At any rate, when I was in my early teens, I used to walk to the local Post Office to mail my folks bills, I would see a flip chart of official first day stamp releases. You could actually send the postal service a SASE and a check and they would mail your return envelope back to you with the stamp and a special "first day" postmark and cancellation. I did a few back then but may have to do it again for this one! Nice.
  • nitpicking
    The stamp does have "100years of racing" in the very small margin. But I agree the 1911 - 2011 could have been more prominent

    Interesting how the art work gives illusion of speed whereas the Wasp averaged under 75mph! I doubt if it was ever 'airborne' on the track at that 'high' rate!

    It's a nice looking stamp and with all the other hype that will surely be around, I think the postal public will understand the stamp's commemoration.
  • Date Parameters Neeed
    The only problem with the stamp is the dates 1911-2011 should have been included to denote the lifespan of the great race. But since there is a fairly decent chance there will be a 2012 Indy 500 and possibly even a 2013 Indy 500 before the IMS is sold, bulldozed, and made ready for a substantial mixed-use development, the Post Office and/or designer could do nothing but make this quite smart stamp that will surely be a collector's item for the Gomertatti such as Donald Davidson, Robin Miller, Windyman, Defenseless, and the goobertatti at Trackforum.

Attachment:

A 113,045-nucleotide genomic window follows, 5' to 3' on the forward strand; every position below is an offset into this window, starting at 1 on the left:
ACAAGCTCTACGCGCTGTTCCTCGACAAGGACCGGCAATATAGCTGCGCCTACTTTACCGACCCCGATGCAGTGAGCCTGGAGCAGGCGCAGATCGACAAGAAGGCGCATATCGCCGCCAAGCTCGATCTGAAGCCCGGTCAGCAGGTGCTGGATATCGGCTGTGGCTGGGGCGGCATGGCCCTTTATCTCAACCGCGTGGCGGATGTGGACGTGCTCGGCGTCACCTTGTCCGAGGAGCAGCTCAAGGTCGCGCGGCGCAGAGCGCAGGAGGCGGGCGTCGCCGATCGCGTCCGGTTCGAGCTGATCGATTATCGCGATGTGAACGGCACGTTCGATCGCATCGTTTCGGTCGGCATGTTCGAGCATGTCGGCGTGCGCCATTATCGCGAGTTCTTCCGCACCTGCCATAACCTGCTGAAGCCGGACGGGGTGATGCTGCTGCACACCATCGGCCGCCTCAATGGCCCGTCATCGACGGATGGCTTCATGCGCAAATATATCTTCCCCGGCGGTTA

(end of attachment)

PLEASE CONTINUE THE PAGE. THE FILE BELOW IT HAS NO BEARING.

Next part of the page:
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  1. I am so impressed that the smoking ban FAILED in Kokomo! I might just move to your Awesome city!

  2. way to much breweries being built in indianapolis. its going to be saturated market, if not already. when is enough, enough??

  3. This house is a reminder of Hamilton County history. Its position near the interstate is significant to remember what Hamilton County was before the SUPERBROKERs, Navients, commercial parks, sprawling vinyl villages, and acres of concrete retail showed up. What's truly Wasteful is not reusing a structure that could still be useful. History isn't confined to parks and books.

  4. To compare Connor Prairie or the Zoo to a random old house is a big ridiculous. If it were any where near the level of significance there wouldn't be a major funding gap. Put a big billboard on I-69 funded by the tourism board for people to come visit this old house, and I doubt there would be any takers, since other than age there is no significance whatsoever. Clearly the tax payers of Fishers don't have a significant interest in this project, so PLEASE DON'T USE OUR VALUABLE MONEY. Government money is finite and needs to be utilized for the most efficient and productive purposes. This is far from that.

  5. I only tried it 2x and didn't think much of it both times. With the new apts plus a couple other of new developments on Guilford, I am surprised it didn't get more business. Plus you have a couple of subdivisions across the street from it. I hope Upland can keep it going. Good beer and food plus a neat environment and outdoor seating.